How long before carbonation develops?

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djramos

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I bottled four days ago. I couldn't stand it and I opened a bottle today just to see how it was carbonating. Nothing, should there be somehting by now. Or should I wait a another week or two. Any advice appreciated.
Thanks
 

ChshreCat

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It really varies. A general rule of thumb is 3 weeks at 70 degrees. Four days is quite a bit early to be worried.
 

mikeysab

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3weeks is good at 70.....unless you're brewing a monster. When you get into the tripels, quads, RIS's, and barleywines, they take a bit longer. Generally, the higher the alcohol, the longer to carb. But 4 days is definitely way too short
 

g-star

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This hobby requires patience. Generally, a minimum of three weeks in the fermenter and 3 weeks in the bottle is REQUIRED. Before that time, you are just going to have flat, "green" beer, which isn't very enjoyable.
 

mikeysab

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Patience is definitely a necessity. I don't have any, and I usually open 4 or 5 bottles before it's even carbed. I'm surprised I'm able to let my beer primary for 4 weeks. I usually do between 1.060 and 1.075 beers, so I like to give them 4 weeks to ferment and bulk condition a little bit. Then 3 or 4 weeks in the bottle, and I'm good to go. I wish I could let a batch last a month or more to see how it ages. And I never have a pipeline, but I haven't brewed as much as I'd like. That's why I stepped up to 10 or more gallon batches.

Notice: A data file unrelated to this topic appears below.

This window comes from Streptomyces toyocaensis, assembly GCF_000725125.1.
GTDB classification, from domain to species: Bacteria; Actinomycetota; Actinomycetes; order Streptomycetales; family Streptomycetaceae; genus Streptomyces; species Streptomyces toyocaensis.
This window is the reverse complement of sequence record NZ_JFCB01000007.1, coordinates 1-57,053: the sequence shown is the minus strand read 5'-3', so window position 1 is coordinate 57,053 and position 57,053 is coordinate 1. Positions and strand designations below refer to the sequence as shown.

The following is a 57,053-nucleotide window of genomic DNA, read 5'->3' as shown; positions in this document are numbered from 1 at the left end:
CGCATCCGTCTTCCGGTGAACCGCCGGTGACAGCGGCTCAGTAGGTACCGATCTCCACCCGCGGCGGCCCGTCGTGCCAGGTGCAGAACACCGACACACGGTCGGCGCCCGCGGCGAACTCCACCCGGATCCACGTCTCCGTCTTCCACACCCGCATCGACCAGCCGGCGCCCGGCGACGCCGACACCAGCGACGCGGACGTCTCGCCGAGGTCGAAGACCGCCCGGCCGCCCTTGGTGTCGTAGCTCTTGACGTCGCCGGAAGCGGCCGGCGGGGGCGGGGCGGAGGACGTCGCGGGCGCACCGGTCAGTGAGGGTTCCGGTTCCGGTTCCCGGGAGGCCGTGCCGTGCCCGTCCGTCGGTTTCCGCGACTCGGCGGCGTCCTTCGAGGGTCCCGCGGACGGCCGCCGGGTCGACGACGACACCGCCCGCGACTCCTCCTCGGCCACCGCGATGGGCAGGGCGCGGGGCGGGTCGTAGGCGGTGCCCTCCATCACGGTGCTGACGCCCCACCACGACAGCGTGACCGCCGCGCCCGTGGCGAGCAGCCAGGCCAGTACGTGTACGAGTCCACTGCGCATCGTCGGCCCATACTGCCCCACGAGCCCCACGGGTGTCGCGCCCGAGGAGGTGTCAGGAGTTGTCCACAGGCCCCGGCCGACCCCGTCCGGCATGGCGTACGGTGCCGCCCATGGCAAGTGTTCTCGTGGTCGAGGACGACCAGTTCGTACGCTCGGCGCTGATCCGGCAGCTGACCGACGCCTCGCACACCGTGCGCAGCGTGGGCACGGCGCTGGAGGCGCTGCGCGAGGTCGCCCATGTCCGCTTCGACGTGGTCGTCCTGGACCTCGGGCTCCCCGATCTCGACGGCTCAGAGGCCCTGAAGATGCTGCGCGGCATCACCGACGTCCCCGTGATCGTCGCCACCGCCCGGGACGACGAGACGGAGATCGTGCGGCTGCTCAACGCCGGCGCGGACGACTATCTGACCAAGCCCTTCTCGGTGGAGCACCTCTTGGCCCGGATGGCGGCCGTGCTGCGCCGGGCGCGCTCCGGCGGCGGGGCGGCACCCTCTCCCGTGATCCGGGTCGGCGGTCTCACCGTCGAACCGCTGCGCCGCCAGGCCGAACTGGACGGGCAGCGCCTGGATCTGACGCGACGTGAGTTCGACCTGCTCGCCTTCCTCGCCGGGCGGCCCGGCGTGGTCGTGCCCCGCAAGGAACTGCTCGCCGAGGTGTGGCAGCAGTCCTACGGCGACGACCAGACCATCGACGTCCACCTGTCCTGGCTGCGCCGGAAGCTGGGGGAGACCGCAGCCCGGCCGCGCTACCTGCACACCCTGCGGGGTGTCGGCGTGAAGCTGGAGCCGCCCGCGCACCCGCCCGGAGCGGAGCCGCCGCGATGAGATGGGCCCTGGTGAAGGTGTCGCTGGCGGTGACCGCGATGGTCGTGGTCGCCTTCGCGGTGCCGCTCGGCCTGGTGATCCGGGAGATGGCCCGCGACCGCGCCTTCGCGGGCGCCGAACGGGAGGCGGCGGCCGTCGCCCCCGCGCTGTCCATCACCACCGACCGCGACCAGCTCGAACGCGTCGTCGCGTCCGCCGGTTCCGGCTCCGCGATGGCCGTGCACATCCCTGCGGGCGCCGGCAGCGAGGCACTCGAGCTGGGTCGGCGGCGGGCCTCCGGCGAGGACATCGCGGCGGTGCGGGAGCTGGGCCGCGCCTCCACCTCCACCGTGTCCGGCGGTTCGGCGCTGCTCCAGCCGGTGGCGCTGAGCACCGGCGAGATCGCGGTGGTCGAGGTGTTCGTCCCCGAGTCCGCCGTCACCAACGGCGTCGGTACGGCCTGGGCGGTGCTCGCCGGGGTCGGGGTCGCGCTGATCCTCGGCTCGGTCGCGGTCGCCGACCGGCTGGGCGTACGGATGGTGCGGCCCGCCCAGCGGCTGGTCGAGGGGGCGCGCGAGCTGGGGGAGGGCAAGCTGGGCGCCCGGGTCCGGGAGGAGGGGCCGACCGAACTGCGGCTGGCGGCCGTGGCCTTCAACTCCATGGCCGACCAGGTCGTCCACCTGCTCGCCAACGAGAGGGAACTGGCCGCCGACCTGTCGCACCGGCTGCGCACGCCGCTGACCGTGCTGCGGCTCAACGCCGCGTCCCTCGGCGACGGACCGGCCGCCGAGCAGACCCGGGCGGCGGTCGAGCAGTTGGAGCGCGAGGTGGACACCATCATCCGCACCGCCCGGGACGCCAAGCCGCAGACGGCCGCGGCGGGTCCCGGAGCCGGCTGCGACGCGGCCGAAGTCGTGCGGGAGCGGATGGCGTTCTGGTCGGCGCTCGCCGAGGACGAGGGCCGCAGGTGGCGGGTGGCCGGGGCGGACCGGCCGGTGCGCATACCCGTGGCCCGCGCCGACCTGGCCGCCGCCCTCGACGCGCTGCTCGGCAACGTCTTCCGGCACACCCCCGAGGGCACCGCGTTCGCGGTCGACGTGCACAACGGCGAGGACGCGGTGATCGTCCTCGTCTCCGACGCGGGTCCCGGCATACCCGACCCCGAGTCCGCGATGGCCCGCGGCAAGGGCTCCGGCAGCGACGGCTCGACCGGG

Revvy

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The 3 weeks at 70 degrees, that we recommend is the minimum time it takes for average gravity beers to carbonate and condition. Higher grav beers take longer.

Stouts and porters have taken me between 6 and 8 weeks to carb up..I have a 1.090 Belgian strong that took three months to carb up.

Temp and gravity are the two factors that contribute to the time it takes to carb beer. But if a beer's not ready yet, or seems low carbed, and you added the right amount of sugar to it, then it's not stalled, it's just not time yet.

Everything you need to know about carbing and conditioning, can be found here Of Patience and Bottle Conditioning. With emphasis on the word, "patience." ;)

Read the above blog, and come back to the beer in a couple more weeks.

If a beer isn't carbed by "x number of weeks" you just have to give them ore time. If you added your sugar, then the beer will carb up eventually, it's really a foolroof process. All beers will carb up eventually. A lot of new brewers think they have to "troubleshoot" a bottling issue, when there really is none, the beer knows how to carb itself. In fact if you run beersmiths carbing calculator, some lower grav beers don't even require additional sugar to reach their minimum level of carbonation. Just time.


:mug:
 

FishinDave07

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Here in Florida at room temperature it usually takes 2 weeks, but i would much rather let the brew age and develop a bit more. 3 weeks is a good minimum.
 

Skarekrough

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I used to stash my brews waiting to crab in the boiler room in my house. It was an older boiler and that room was typically warmer than the others. I found in 2 weeks it got to where I typically wanted it to be.

Last year we replaced that boiler with a new more efficient unit. It saved us a ton of money on oil costs.

Of course it no longer generates the heat and thusly that room isn't as warm so now it takes twice as long.
 

HexKrak

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Also don't forget to refrigerate your bottles for 24+ hours before opening to allow the pressurized CO2 that's built up in the bottle to subliminate through the beer more easily. I just finished a California Pale Ale that after 4 days @ 70* + 1 day in the fridge had a nice level of carbonation.
 
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